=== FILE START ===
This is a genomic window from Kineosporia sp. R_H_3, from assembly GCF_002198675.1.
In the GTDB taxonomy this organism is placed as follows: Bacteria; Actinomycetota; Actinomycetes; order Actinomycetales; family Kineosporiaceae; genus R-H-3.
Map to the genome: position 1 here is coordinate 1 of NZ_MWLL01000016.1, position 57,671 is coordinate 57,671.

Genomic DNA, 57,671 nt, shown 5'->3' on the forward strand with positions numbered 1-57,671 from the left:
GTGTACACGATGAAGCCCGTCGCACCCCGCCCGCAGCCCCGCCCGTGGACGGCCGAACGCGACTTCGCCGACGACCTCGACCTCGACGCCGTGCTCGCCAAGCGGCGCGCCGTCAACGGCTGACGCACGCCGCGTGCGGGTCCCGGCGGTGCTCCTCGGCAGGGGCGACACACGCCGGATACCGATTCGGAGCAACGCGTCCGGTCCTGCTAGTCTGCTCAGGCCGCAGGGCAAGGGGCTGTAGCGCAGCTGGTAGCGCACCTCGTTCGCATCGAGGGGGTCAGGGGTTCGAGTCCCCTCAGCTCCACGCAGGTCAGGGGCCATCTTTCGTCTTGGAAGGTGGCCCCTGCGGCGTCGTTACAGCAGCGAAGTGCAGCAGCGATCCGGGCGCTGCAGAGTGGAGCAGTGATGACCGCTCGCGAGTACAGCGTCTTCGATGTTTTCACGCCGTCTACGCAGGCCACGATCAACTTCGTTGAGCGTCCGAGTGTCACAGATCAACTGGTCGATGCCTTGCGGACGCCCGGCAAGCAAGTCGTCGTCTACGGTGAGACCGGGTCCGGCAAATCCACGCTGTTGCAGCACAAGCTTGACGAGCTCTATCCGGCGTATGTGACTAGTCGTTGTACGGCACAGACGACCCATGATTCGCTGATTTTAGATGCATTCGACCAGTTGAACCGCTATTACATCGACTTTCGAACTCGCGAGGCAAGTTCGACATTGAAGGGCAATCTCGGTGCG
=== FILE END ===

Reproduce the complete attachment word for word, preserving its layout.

This is a genomic window from Kineosporia sp. R_H_3, from assembly GCF_002198675.1.
In the GTDB taxonomy this organism is placed as follows: Bacteria; Actinomycetota; Actinomycetes; order Actinomycetales; family Kineosporiaceae; genus R-H-3.
Map to the genome: position 1 here is coordinate 1 of NZ_MWLL01000016.1, position 57,671 is coordinate 57,671.

Genomic DNA, 57,671 nt, shown 5'->3' on the forward strand with positions numbered 1-57,671 from the left:
GTGTACACGATGAAGCCCGTCGCACCCCGCCCGCAGCCCCGCCCGTGGACGGCCGAACGCGACTTCGCCGACGACCTCGACCTCGACGCCGTGCTCGCCAAGCGGCGCGCCGTCAACGGCTGACGCACGCCGCGTGCGGGTCCCGGCGGTGCTCCTCGGCAGGGGCGACACACGCCGGATACCGATTCGGAGCAACGCGTCCGGTCCTGCTAGTCTGCTCAGGCCGCAGGGCAAGGGGCTGTAGCGCAGCTGGTAGCGCACCTCGTTCGCATCGAGGGGGTCAGGGGTTCGAGTCCCCTCAGCTCCACGCAGGTCAGGGGCCATCTTTCGTCTTGGAAGGTGGCCCCTGCGGCGTCGTTACAGCAGCGAAGTGCAGCAGCGATCCGGGCGCTGCAGAGTGGAGCAGTGATGACCGCTCGCGAGTACAGCGTCTTCGATGTTTTCACGCCGTCTACGCAGGCCACGATCAACTTCGTTGAGCGTCCGAGTGTCACAGATCAACTGGTCGATGCCTTGCGGACGCCCGGCAAGCAAGTCGTCGTCTACGGTGAGACCGGGTCCGGCAAATCCACGCTGTTGCAGCACAAGCTTGACGAGCTCTATCCGGCGTATGTGACTAGTCGTTGTACGGCACAGACGACCCATGATTCGCTGATTTTAGATGCATTCGACCAGTTGAACCGCTATTACATCGACTTTCGAACTCGCGAGGCAAGTTCGACATTGAAGGGCAATCTCGGTGCG